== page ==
Eye HealthLifestyle Topics
"No Rub" a No Go
To prevent infection, use the "rub and rinse" method to clean your contacts, even with "no rub" solutions.
Eye Protection at Home
Every household should have at least one pair of ANSI-approved protective eyewear for risky activities.
Blood Sugar and Eye Exams
Control your blood sugar for several days before a routine eye exam to ensure you get a proper prescription for eyeglasses.
Tell Your MDs All Your Rx
If you have glaucoma, tell your Eye MD all medications you take, and tell your other doctors about your glaucoma medication.
Sleep Apnea and Glaucoma
Research shows that those with sleep apnea are more likely to develop glaucoma. Get treated to save your sight.
What Is an Ophthalmologist?
Are You Fit at 40?
A baseline eye exam is recommended at age 40, when the signs of disease and changes in vision may start to occur.
Why is regular vision screening so important?
Good vision is key to a child’s physical development, success in school and overall well-being. The vision system is not fully formed in babies and young children, and equal input from both eyes is necessary for the brain’s vision centers to develop normally. If a young child’s eyes cannot send clear images to the brain, his or her vision may become limited in ways that cannot be corrected later in life. But if problems are detected early, it is usually possible to treat them effectively.
See Also: Refractive Errors in Children
When and how should screening be done?
It is essential to check children’s vision when they are first born and again during infancy, preschool and school years. The American Academy of Ophthalmology and the American Association for Pediatric Ophthalmology and Strabismus recommend the following exams:
Newborn. An ophthalmologist (Eye M.D.), pediatrician, family doctor or other trained health professional should examine a newborn baby’s eyes and perform a red reflex test (a basic indicator that the eyes are normal). An Eye M.D. should perform a comprehensive exam if the baby is premature or at high risk for medical problems for other reasons, has signs of abnormalities, or has a family history of serious vision disorders in childhood.
Infant. A second screening for eye health should be done by an ophthalmologist, pediatrician, family doctor or other trained health professional at a well-child exam between six months and the first birthday.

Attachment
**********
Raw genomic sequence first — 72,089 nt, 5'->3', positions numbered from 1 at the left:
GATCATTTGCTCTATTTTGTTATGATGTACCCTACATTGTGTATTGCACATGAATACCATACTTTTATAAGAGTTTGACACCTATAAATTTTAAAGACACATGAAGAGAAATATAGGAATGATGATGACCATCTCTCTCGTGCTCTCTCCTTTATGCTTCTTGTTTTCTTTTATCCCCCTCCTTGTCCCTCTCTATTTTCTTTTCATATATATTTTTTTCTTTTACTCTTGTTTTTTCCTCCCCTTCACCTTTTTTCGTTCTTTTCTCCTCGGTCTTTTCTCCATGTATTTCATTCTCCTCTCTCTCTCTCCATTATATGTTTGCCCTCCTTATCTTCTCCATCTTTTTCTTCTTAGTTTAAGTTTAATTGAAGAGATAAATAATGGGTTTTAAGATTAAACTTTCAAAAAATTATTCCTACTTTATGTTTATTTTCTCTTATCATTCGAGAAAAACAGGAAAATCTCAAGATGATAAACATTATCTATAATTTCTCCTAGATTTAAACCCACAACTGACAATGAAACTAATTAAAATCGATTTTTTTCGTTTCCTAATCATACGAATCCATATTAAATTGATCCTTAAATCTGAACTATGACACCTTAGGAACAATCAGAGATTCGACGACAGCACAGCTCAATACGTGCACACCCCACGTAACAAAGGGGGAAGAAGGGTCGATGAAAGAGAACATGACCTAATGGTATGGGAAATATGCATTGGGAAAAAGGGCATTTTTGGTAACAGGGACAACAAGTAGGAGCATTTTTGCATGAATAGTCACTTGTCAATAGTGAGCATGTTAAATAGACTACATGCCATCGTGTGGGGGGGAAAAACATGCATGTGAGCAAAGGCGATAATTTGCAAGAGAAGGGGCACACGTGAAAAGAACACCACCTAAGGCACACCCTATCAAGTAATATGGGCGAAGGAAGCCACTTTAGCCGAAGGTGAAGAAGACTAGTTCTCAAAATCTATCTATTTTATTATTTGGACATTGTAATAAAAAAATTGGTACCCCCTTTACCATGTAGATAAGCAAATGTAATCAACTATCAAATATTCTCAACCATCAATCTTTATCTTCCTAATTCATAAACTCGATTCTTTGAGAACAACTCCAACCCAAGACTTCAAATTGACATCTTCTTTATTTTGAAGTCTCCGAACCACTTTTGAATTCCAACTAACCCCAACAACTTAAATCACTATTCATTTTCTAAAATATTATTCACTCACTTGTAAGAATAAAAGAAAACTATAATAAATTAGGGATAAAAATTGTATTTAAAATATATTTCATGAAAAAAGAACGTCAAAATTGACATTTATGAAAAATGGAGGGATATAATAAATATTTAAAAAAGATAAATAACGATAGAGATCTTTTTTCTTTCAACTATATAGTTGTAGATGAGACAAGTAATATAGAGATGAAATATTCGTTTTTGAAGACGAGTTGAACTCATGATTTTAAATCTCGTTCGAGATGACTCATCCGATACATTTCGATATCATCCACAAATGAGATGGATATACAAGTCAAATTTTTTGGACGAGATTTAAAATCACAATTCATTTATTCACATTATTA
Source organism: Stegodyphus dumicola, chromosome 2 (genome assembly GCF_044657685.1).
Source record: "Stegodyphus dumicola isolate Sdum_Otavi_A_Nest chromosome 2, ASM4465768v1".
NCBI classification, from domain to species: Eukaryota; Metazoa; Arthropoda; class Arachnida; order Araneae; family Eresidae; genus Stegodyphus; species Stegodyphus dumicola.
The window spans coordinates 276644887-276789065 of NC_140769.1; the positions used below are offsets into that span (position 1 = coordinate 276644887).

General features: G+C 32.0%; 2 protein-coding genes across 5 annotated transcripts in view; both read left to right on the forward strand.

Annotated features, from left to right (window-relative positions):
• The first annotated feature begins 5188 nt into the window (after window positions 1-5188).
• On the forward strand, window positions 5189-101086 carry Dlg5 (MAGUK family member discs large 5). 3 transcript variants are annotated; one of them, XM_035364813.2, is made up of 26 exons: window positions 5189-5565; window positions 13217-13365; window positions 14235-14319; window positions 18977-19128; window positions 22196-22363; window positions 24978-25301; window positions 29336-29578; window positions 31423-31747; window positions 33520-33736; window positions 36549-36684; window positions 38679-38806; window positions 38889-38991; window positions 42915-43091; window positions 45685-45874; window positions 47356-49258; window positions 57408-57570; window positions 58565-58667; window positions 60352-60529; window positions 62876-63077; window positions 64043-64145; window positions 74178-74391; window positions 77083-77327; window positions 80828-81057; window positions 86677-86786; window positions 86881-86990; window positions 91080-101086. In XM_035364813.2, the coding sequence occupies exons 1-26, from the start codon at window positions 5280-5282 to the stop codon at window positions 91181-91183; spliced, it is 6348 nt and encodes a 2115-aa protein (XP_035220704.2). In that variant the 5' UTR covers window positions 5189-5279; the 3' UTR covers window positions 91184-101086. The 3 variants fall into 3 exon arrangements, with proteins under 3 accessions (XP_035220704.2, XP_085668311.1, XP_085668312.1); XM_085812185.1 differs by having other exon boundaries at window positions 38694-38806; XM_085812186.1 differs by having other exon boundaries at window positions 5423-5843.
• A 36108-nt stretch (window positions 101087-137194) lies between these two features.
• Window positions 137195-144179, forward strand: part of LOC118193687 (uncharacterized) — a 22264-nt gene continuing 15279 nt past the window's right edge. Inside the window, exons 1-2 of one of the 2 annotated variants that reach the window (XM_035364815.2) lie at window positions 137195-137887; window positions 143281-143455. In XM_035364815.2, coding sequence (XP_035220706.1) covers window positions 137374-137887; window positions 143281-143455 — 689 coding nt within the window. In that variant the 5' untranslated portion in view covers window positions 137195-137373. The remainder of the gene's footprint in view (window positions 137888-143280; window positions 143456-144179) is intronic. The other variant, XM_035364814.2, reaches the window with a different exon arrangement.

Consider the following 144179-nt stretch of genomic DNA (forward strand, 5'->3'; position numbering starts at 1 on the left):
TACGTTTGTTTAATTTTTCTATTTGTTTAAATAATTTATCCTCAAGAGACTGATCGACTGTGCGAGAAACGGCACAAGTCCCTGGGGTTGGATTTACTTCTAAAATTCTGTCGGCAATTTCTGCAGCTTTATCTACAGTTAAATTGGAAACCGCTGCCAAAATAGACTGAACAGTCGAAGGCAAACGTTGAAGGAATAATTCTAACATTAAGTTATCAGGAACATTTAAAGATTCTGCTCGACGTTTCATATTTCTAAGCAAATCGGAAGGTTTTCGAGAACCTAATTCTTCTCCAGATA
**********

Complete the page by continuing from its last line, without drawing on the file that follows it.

Preschooler. Between the ages of 3 and 3½, a child’s vision and eye alignment should be assessed by a pediatrician, family doctor, ophthalmologist, optometrist, orthoptist or person trained in vision assessment of preschool children.
- Visual acuity should be tested as soon as the child is old enough to cooperate with an eye exam using an eye chart. Photoscreening is another way to check visual acuity that does not require a young child to cooperate with the test. Either approach to testing will determine whether the child can focus normally at far, middle and near distances. Many children are somewhat farsighted (hyperopic) but can also see clearly at other distances. Most children will not require glasses or other vision correction.
- If misaligned eyes (strabismus), "lazy eye” (amblyopia), refractive errors (myopia, hyperopia, astigmatism) or another focusing problem is suspected in the initial screening, the child should have a comprehensive exam by an Eye M.D. It’s important to begin treatment as soon as possible to ensure successful vision correction and life-long benefits.
School age. Upon entering school, or whenever a problem is suspected, children’s eyes should be screened for visual acuity and alignment by a pediatrician, family doctor, ophthalmologist, optometrist, orthoptist or person trained in vision assessment of school-aged children, such as a school nurse. Nearsightedness (myopia) is the most common refractive error in this age group and can be corrected with eyeglasses. If an alignment problem or other eye health issues is suspected, the child should have a comprehensive exam by an Eye M.D.